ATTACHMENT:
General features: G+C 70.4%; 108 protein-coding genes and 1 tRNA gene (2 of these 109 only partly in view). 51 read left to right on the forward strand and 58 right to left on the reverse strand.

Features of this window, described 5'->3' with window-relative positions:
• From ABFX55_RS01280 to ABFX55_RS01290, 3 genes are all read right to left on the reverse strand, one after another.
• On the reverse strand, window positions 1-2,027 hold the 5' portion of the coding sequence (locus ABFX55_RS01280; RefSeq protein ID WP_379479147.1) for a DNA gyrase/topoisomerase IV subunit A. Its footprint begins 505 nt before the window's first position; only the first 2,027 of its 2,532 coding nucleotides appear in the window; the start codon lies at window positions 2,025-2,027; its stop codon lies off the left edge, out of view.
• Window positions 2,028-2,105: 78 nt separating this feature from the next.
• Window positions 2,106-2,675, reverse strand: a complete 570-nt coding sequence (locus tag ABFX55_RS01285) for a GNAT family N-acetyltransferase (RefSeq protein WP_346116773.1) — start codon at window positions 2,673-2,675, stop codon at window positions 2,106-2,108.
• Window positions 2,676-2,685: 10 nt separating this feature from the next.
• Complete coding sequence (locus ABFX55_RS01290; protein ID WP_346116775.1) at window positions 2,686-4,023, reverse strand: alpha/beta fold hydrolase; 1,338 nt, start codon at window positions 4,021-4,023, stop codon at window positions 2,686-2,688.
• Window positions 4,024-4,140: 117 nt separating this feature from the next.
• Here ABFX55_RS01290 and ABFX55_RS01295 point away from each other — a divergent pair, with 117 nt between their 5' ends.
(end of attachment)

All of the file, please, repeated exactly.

General features: G+C 70.4%; 108 protein-coding genes and 1 tRNA gene (2 of these 109 only partly in view). 51 read left to right on the forward strand and 58 right to left on the reverse strand.

Features of this window, described 5'->3' with window-relative positions:
• From ABFX55_RS01280 to ABFX55_RS01290, 3 genes are all read right to left on the reverse strand, one after another.
• On the reverse strand, window positions 1-2,027 hold the 5' portion of the coding sequence (locus ABFX55_RS01280; RefSeq protein ID WP_379479147.1) for a DNA gyrase/topoisomerase IV subunit A. Its footprint begins 505 nt before the window's first position; only the first 2,027 of its 2,532 coding nucleotides appear in the window; the start codon lies at window positions 2,025-2,027; its stop codon lies off the left edge, out of view.
• Window positions 2,028-2,105: 78 nt separating this feature from the next.
• Window positions 2,106-2,675, reverse strand: a complete 570-nt coding sequence (locus tag ABFX55_RS01285) for a GNAT family N-acetyltransferase (RefSeq protein WP_346116773.1) — start codon at window positions 2,673-2,675, stop codon at window positions 2,106-2,108.
• Window positions 2,676-2,685: 10 nt separating this feature from the next.
• Complete coding sequence (locus ABFX55_RS01290; protein ID WP_346116775.1) at window positions 2,686-4,023, reverse strand: alpha/beta fold hydrolase; 1,338 nt, start codon at window positions 4,021-4,023, stop codon at window positions 2,686-2,688.
• Window positions 4,024-4,140: 117 nt separating this feature from the next.
• Here ABFX55_RS01290 and ABFX55_RS01295 point away from each other — a divergent pair, with 117 nt between their 5' ends.